And the very little we had, was sold to Hong Kong investors before the Communist take over, and that is why we have been unable to build more condos in the last 20 years.

    So if anyone wants to buy the very last few condos we have left, they better get in now.

    Our developers are not like the Americans, we Canadians have very sophisticated demand forecasting tools, they don’t just guess at demand as the Americans do.

  40. Snick

    Geezer,

    I believe you are very misguided if you think we are capable of escaping a major correction. In the big scheme of things, Vancouver is a backwater.

    Do you honestly think that the kind of RE money that has flowed in and out of MAJOR cities throughout North America amounts to a drop in the bucket here?

    Give your head a shake.

  41. robchipman

    Strataman:

    MLS sales get counted once the sale is reported, and that happens when subjects are removed. At that point you have a binding contract. That’s an important threshold, because at that point if the buyer doesn’t complete he forfeits the deposit to the seller without prejudice to other remedies. In other words, the seller can either re-sell (if, say, the market has risen or stayed roughly the same) or he can sue the buyer for damages (if the market falls), a the seller’s option. The buyer had better disappear or have no money, and the Relators involved had better have dotted their i’s and crossed their t’s or the E&O lawyer will be conducting some interviews.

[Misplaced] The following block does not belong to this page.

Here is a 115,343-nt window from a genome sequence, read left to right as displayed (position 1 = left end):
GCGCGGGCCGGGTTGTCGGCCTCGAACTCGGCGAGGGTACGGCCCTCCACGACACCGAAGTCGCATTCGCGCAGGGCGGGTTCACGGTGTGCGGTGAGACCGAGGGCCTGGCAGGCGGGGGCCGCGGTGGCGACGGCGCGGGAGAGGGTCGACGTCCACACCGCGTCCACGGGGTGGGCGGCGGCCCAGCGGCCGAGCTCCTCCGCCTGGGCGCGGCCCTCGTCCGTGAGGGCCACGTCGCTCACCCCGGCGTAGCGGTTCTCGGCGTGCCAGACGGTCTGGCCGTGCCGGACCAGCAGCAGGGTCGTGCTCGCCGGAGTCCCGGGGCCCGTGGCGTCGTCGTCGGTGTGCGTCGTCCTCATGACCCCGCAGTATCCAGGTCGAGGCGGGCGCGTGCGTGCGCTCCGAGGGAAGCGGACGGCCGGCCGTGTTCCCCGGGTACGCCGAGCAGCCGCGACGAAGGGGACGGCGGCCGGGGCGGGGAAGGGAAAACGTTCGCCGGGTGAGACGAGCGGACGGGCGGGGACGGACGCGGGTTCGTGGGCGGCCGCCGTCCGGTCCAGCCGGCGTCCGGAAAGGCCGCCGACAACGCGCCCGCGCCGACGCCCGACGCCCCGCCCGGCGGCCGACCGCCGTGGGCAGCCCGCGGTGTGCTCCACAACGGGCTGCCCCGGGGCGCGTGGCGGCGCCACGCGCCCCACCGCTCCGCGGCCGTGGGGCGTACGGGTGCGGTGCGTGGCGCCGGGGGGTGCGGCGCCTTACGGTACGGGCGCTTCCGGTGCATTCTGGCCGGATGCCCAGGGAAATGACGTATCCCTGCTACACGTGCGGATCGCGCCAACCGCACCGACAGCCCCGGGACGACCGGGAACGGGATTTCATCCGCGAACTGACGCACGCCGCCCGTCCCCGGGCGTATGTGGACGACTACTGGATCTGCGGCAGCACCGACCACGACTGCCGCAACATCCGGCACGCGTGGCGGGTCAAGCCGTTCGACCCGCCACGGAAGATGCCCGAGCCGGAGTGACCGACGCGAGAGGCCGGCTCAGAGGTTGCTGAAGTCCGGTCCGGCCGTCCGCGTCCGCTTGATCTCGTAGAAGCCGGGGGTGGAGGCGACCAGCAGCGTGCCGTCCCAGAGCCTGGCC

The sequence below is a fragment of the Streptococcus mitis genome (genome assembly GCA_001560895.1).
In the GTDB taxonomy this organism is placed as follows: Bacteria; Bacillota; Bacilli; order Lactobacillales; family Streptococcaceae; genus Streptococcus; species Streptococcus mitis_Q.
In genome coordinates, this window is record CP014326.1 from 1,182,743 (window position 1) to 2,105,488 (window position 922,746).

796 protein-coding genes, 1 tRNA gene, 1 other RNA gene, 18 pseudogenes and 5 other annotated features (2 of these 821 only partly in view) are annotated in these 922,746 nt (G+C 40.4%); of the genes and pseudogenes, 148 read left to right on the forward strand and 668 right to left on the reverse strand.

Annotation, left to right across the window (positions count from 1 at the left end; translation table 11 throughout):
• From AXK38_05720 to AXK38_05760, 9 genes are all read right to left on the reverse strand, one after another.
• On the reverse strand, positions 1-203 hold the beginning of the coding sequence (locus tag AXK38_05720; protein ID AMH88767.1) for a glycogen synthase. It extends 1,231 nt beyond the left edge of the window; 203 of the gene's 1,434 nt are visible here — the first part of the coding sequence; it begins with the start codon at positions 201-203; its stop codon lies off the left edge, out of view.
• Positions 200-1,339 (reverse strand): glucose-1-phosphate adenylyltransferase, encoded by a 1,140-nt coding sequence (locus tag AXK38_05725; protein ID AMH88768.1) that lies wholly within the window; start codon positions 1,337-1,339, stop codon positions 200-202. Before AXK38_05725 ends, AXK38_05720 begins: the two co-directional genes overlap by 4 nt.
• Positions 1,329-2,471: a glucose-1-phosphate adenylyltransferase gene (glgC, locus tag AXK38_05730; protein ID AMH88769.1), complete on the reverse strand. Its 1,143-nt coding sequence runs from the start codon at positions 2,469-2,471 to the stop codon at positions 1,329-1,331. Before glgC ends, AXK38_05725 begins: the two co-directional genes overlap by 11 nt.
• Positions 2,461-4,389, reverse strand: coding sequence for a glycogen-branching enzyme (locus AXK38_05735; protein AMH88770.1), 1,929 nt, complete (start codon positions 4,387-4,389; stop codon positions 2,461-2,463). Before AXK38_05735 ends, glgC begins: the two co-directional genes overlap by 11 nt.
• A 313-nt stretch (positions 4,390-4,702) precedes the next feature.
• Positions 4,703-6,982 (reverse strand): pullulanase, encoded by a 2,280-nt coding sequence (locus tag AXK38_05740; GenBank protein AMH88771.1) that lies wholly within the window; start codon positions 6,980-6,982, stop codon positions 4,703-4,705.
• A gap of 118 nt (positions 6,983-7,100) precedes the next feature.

I don’t know what is happening in the non-MLS market (except that we’ve recently sold assignments, so the market still seems to be rising).

    Because of when we count MLS sales (subject removals) there really aren’t cancellations to track. A cancelled contract, in a falling market, has a pretty good chance of ending up in civil court.

  42. Whybuywhenucanrent

    >> I think you offer some god advice<>“If you use “limited dual agency” you should read up on it first, and ask what an appropriate reduction in the commission should be–it’s less work overall for the Realtor representing both parties than it is for a Realtor for each party.”